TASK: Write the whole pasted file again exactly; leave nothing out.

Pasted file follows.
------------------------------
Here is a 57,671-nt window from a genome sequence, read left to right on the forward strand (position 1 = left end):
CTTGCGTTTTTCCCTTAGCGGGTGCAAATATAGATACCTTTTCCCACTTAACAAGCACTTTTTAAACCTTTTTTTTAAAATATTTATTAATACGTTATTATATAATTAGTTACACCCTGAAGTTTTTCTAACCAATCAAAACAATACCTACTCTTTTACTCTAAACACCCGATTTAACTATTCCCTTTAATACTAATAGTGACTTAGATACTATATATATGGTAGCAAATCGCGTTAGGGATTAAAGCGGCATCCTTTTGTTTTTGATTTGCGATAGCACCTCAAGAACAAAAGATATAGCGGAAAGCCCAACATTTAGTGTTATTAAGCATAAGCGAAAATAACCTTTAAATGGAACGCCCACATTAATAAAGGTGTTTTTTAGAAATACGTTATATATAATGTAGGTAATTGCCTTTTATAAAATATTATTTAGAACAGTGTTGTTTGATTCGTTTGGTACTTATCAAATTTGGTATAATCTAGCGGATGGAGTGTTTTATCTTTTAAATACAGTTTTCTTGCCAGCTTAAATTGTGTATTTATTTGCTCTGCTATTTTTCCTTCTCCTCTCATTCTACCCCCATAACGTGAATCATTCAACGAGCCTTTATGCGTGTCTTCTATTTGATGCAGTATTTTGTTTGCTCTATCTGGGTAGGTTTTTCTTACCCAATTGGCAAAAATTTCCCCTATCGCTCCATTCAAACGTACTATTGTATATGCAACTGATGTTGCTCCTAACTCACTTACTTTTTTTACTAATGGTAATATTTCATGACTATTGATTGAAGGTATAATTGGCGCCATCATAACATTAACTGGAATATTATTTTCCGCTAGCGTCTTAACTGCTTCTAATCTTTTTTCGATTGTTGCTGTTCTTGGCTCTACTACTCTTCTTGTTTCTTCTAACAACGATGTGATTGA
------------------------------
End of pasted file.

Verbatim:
Here is a 57,671-nt window from a genome sequence, read left to right on the forward strand (position 1 = left end):
CTTGCGTTTTTCCCTTAGCGGGTGCAAATATAGATACCTTTTCCCACTTAACAAGCACTTTTTAAACCTTTTTTTTAAAATATTTATTAATACGTTATTATATAATTAGTTACACCCTGAAGTTTTTCTAACCAATCAAAACAATACCTACTCTTTTACTCTAAACACCCGATTTAACTATTCCCTTTAATACTAATAGTGACTTAGATACTATATATATGGTAGCAAATCGCGTTAGGGATTAAAGCGGCATCCTTTTGTTTTTGATTTGCGATAGCACCTCAAGAACAAAAGATATAGCGGAAAGCCCAACATTTAGTGTTATTAAGCATAAGCGAAAATAACCTTTAAATGGAACGCCCACATTAATAAAGGTGTTTTTTAGAAATACGTTATATATAATGTAGGTAATTGCCTTTTATAAAATATTATTTAGAACAGTGTTGTTTGATTCGTTTGGTACTTATCAAATTTGGTATAATCTAGCGGATGGAGTGTTTTATCTTTTAAATACAGTTTTCTTGCCAGCTTAAATTGTGTATTTATTTGCTCTGCTATTTTTCCTTCTCCTCTCATTCTACCCCCATAACGTGAATCATTCAACGAGCCTTTATGCGTGTCTTCTATTTGATGCAGTATTTTGTTTGCTCTATCTGGGTAGGTTTTTCTTACCCAATTGGCAAAAATTTCCCCTATCGCTCCATTCAAACGTACTATTGTATATGCAACTGATGTTGCTCCTAACTCACTTACTTTTTTTACTAATGGTAATATTTCATGACTATTGATTGAAGGTATAATTGGCGCCATCATAACATTAACTGGAATATTATTTTCCGCTAGCGTCTTAACTGCTTCTAATCTTTTTTCGATTGTTGCTGTTCTTGGCTCTACTACTCTTCTTGTTTCTTCTAACAACGATGTGATTGA